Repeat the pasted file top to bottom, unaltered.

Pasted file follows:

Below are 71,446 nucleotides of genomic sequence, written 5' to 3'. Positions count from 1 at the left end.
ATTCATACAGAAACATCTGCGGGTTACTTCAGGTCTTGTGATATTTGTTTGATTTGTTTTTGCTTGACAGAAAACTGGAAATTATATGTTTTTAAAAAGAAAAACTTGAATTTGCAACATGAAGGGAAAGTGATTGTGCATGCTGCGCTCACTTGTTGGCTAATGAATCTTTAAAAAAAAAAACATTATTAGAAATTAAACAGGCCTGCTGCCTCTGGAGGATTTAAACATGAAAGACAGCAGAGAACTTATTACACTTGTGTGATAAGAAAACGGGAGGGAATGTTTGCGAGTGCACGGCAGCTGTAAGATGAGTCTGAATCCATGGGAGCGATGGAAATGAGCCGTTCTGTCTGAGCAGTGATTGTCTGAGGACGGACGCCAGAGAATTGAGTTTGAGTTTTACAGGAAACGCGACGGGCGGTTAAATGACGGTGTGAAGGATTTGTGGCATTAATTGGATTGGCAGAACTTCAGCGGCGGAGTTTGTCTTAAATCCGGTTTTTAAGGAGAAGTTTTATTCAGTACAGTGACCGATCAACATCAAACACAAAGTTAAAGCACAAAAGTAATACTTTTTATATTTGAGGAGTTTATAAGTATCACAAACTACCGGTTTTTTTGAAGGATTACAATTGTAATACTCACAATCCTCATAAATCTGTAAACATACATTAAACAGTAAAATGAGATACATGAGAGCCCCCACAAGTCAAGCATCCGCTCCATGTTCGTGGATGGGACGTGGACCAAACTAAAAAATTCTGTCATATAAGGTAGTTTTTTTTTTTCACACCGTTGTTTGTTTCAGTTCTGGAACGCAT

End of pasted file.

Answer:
Below are 71,446 nucleotides of genomic sequence, written 5' to 3'. Positions count from 1 at the left end.
ATTCATACAGAAACATCTGCGGGTTACTTCAGGTCTTGTGATATTTGTTTGATTTGTTTTTGCTTGACAGAAAACTGGAAATTATATGTTTTTAAAAAGAAAAACTTGAATTTGCAACATGAAGGGAAAGTGATTGTGCATGCTGCGCTCACTTGTTGGCTAATGAATCTTTAAAAAAAAAAACATTATTAGAAATTAAACAGGCCTGCTGCCTCTGGAGGATTTAAACATGAAAGACAGCAGAGAACTTATTACACTTGTGTGATAAGAAAACGGGAGGGAATGTTTGCGAGTGCACGGCAGCTGTAAGATGAGTCTGAATCCATGGGAGCGATGGAAATGAGCCGTTCTGTCTGAGCAGTGATTGTCTGAGGACGGACGCCAGAGAATTGAGTTTGAGTTTTACAGGAAACGCGACGGGCGGTTAAATGACGGTGTGAAGGATTTGTGGCATTAATTGGATTGGCAGAACTTCAGCGGCGGAGTTTGTCTTAAATCCGGTTTTTAAGGAGAAGTTTTATTCAGTACAGTGACCGATCAACATCAAACACAAAGTTAAAGCACAAAAGTAATACTTTTTATATTTGAGGAGTTTATAAGTATCACAAACTACCGGTTTTTTTGAAGGATTACAATTGTAATACTCACAATCCTCATAAATCTGTAAACATACATTAAACAGTAAAATGAGATACATGAGAGCCCCCACAAGTCAAGCATCCGCTCCATGTTCGTGGATGGGACGTGGACCAAACTAAAAAATTCTGTCATATAAGGTAGTTTTTTTTTTTCACACCGTTGTTTGTTTCAGTTCTGGAACGCAT